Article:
We know how much woodland already exists in the Chew Valley but how much additional woodland could there be? How much, that is, without displacing valuable agricultural production or destroying biodiverse habitats? Is there a niche within the Chew Valley that could satisfy these criteria whilst also allowing woodland area to double?
In looking for space where woodland might be created we can identify the following criteria:
- New woodland should not displace arable land that should be used for growing food crops. It probably goes without saying that we need to be growing more food rather than less
- New woodland should not displace biodiverse grasslands that provide a rare habitat
- Similarly new woodland should not displace other important habitats for species of features that are protected
These are the three basic criteria but there are numerous caveats that go with them.
All Grades of land may have pockets of steep land where arable agriculture is difficult or inappropriate. In this scheme only poor and moderate quality land (Grades 3b, 4 and 5) that is not protected in some way and which is not arable land is identified as opportunity woodland, i.e. land that may be considered suitable for conversion to woodland by its marginal nature.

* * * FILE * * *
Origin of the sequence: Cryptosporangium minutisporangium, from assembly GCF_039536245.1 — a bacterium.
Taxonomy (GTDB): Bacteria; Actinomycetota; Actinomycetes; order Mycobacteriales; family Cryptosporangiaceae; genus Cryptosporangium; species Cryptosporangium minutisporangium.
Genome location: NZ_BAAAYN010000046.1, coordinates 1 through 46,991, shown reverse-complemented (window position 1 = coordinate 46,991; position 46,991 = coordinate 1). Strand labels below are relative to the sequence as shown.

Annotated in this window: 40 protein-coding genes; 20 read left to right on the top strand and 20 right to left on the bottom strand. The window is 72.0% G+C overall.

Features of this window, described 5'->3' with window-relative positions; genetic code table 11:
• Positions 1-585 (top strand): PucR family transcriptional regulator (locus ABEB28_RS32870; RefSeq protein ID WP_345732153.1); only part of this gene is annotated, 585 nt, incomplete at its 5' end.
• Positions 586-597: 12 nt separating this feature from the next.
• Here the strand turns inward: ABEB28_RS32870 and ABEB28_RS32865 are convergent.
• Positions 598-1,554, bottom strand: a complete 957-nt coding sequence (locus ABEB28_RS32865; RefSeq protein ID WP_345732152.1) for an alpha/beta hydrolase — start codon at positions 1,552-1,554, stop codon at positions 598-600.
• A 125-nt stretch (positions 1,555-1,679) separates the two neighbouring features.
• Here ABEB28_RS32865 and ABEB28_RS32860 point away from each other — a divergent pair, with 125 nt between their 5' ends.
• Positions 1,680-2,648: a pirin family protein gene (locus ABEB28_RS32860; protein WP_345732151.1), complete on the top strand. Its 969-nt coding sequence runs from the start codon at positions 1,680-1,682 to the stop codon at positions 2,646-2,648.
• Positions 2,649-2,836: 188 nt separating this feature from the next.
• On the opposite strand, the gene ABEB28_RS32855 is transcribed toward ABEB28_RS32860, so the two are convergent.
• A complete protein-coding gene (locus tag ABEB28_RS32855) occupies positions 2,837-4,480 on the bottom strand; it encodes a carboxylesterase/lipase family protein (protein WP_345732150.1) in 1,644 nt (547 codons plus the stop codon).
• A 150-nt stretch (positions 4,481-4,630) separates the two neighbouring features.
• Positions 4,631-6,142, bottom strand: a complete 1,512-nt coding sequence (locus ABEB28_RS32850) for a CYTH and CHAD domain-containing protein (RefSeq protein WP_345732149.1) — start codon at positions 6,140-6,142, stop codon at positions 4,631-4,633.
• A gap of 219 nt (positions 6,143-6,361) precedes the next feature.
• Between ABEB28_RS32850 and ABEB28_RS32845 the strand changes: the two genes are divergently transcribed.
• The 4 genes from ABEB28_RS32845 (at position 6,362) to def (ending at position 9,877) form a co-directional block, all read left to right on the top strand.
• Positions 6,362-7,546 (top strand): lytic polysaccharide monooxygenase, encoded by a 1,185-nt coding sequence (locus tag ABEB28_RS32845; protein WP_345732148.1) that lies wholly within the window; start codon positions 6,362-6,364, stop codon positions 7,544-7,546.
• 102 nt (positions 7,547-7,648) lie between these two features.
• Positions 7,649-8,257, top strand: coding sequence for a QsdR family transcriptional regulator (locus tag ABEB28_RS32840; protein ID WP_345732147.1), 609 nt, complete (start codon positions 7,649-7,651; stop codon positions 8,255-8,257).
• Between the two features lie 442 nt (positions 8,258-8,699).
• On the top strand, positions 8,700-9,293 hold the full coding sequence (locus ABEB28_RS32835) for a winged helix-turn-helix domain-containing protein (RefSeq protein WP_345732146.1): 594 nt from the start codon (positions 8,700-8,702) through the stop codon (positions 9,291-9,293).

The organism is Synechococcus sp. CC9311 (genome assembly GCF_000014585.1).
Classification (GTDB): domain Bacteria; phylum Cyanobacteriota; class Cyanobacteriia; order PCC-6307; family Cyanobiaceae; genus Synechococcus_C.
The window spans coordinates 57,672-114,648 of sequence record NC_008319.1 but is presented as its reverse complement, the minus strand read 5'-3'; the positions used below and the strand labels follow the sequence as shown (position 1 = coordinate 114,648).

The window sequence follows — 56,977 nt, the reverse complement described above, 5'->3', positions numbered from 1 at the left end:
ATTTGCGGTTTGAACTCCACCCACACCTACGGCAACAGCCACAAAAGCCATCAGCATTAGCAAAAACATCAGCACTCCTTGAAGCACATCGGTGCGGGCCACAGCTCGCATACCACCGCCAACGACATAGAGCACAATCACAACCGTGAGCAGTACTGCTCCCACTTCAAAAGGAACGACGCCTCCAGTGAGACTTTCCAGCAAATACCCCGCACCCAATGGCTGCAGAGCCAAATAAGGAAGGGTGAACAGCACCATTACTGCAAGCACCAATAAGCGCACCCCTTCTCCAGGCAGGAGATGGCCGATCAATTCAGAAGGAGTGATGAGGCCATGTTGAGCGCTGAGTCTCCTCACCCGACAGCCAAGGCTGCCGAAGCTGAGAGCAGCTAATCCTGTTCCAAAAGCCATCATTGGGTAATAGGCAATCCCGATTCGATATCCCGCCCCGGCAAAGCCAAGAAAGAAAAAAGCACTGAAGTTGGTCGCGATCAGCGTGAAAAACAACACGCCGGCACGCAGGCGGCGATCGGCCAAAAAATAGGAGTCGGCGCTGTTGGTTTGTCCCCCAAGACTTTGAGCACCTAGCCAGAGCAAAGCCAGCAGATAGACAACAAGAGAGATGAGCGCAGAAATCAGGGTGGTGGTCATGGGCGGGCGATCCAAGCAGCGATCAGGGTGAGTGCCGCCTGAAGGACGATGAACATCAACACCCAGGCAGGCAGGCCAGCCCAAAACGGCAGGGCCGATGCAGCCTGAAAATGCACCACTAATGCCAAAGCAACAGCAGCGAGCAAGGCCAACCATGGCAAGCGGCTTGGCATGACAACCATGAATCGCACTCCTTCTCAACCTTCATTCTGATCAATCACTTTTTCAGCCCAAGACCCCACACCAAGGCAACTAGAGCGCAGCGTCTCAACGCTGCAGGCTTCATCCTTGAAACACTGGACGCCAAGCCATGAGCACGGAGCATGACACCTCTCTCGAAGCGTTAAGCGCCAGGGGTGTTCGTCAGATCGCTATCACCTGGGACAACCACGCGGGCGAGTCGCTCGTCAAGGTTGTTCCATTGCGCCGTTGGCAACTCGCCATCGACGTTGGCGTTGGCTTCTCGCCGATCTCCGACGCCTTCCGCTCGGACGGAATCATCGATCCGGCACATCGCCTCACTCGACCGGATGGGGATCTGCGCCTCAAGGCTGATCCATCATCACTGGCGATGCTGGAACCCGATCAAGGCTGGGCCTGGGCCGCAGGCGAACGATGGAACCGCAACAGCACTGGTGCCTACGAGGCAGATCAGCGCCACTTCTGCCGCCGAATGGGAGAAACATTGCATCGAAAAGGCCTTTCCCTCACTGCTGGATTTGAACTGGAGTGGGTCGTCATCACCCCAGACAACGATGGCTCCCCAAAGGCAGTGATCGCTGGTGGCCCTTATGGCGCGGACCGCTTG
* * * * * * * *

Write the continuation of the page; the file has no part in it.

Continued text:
Examination of the maps shows that the opportunity woodland tends to nestle into the existing landscape and often occupies a similar niche to remaining ancient woodland. In his PhD thesis on the ancient woodlands of northern Somerset John Knight concluded that:
“The vast majority of ancient woodland cover was found to be on steep slopes. The location suggested a deliberate policy of defining land-use zones within each parish, the woodland being restricted to, or encouraged to regenerate on, areas difficult to farm or far from the settlement.”Knight, 2004
Woodland creation in these marginal niches may therefore represent the partial restoration of a more ancient landscape. We can identify these landscape niches using digital maps of the terrain, existing woodland, protected areas, land cover and agricultural land classification.
The more detailed Methodology page describes the method more fully.
Knight, J, 2004, The landscape archaeology of the ancient woodlands of northern Somerset, PhD Thesis, Bristol University